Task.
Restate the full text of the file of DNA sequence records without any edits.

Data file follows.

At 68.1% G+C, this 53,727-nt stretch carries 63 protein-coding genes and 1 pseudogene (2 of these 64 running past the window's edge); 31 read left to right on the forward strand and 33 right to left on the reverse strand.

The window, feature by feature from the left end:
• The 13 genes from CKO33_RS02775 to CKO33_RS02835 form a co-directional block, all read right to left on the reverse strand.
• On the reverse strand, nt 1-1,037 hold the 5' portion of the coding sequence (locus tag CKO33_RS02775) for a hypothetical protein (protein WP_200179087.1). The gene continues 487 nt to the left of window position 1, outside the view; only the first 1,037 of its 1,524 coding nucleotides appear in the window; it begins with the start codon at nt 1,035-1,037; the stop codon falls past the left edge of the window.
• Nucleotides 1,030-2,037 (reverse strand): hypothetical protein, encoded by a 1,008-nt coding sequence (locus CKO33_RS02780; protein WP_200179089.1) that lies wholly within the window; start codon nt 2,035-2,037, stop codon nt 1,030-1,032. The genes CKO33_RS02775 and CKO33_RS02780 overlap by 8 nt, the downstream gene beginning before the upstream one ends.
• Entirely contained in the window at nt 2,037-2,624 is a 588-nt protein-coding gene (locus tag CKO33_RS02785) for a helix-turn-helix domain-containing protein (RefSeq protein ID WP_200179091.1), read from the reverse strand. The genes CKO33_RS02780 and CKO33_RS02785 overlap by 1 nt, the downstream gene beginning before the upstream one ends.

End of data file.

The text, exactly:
At 68.1% G+C, this 53,727-nt stretch carries 63 protein-coding genes and 1 pseudogene (2 of these 64 running past the window's edge); 31 read left to right on the forward strand and 33 right to left on the reverse strand.

The window, feature by feature from the left end:
• The 13 genes from CKO33_RS02775 to CKO33_RS02835 form a co-directional block, all read right to left on the reverse strand.
• On the reverse strand, nt 1-1,037 hold the 5' portion of the coding sequence (locus tag CKO33_RS02775) for a hypothetical protein (protein WP_200179087.1). The gene continues 487 nt to the left of window position 1, outside the view; only the first 1,037 of its 1,524 coding nucleotides appear in the window; it begins with the start codon at nt 1,035-1,037; the stop codon falls past the left edge of the window.
• Nucleotides 1,030-2,037 (reverse strand): hypothetical protein, encoded by a 1,008-nt coding sequence (locus CKO33_RS02780; protein WP_200179089.1) that lies wholly within the window; start codon nt 2,035-2,037, stop codon nt 1,030-1,032. The genes CKO33_RS02775 and CKO33_RS02780 overlap by 8 nt, the downstream gene beginning before the upstream one ends.
• Entirely contained in the window at nt 2,037-2,624 is a 588-nt protein-coding gene (locus tag CKO33_RS02785) for a helix-turn-helix domain-containing protein (RefSeq protein ID WP_200179091.1), read from the reverse strand. The genes CKO33_RS02780 and CKO33_RS02785 overlap by 1 nt, the downstream gene beginning before the upstream one ends.